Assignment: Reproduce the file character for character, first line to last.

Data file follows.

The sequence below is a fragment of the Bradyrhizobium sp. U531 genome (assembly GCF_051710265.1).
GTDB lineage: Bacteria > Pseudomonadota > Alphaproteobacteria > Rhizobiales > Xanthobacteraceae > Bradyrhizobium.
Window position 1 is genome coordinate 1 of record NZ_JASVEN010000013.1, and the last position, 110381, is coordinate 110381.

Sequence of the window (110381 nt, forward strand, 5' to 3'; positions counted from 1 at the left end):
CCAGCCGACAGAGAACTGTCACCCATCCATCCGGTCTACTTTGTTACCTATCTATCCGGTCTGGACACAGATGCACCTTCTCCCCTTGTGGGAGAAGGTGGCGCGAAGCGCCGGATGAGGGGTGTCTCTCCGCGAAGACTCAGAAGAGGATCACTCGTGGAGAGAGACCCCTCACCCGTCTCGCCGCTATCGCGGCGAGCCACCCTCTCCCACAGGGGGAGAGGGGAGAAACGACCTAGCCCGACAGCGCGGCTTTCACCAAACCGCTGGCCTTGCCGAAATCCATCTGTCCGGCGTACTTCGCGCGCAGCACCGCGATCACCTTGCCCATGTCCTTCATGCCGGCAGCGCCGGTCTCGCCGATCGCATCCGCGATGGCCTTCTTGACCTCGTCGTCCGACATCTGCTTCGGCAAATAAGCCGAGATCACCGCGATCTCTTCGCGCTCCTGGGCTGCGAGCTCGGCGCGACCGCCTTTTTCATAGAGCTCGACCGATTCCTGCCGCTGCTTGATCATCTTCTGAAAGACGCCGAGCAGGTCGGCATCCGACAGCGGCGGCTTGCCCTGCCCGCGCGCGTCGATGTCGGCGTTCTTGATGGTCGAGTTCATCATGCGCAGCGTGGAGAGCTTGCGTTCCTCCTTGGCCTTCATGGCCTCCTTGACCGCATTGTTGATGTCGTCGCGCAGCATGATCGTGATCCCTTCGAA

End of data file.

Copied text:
The sequence below is a fragment of the Bradyrhizobium sp. U531 genome (assembly GCF_051710265.1).
GTDB lineage: Bacteria > Pseudomonadota > Alphaproteobacteria > Rhizobiales > Xanthobacteraceae > Bradyrhizobium.
Window position 1 is genome coordinate 1 of record NZ_JASVEN010000013.1, and the last position, 110381, is coordinate 110381.

Sequence of the window (110381 nt, forward strand, 5' to 3'; positions counted from 1 at the left end):
CCAGCCGACAGAGAACTGTCACCCATCCATCCGGTCTACTTTGTTACCTATCTATCCGGTCTGGACACAGATGCACCTTCTCCCCTTGTGGGAGAAGGTGGCGCGAAGCGCCGGATGAGGGGTGTCTCTCCGCGAAGACTCAGAAGAGGATCACTCGTGGAGAGAGACCCCTCACCCGTCTCGCCGCTATCGCGGCGAGCCACCCTCTCCCACAGGGGGAGAGGGGAGAAACGACCTAGCCCGACAGCGCGGCTTTCACCAAACCGCTGGCCTTGCCGAAATCCATCTGTCCGGCGTACTTCGCGCGCAGCACCGCGATCACCTTGCCCATGTCCTTCATGCCGGCAGCGCCGGTCTCGCCGATCGCATCCGCGATGGCCTTCTTGACCTCGTCGTCCGACATCTGCTTCGGCAAATAAGCCGAGATCACCGCGATCTCTTCGCGCTCCTGGGCTGCGAGCTCGGCGCGACCGCCTTTTTCATAGAGCTCGACCGATTCCTGCCGCTGCTTGATCATCTTCTGAAAGACGCCGAGCAGGTCGGCATCCGACAGCGGCGGCTTGCCCTGCCCGCGCGCGTCGATGTCGGCGTTCTTGATGGTCGAGTTCATCATGCGCAGCGTGGAGAGCTTGCGTTCCTCCTTGGCCTTCATGGCCTCCTTGACCGCATTGTTGATGTCGTCGCGCAGCATGATCGTGATCCCTTCGAA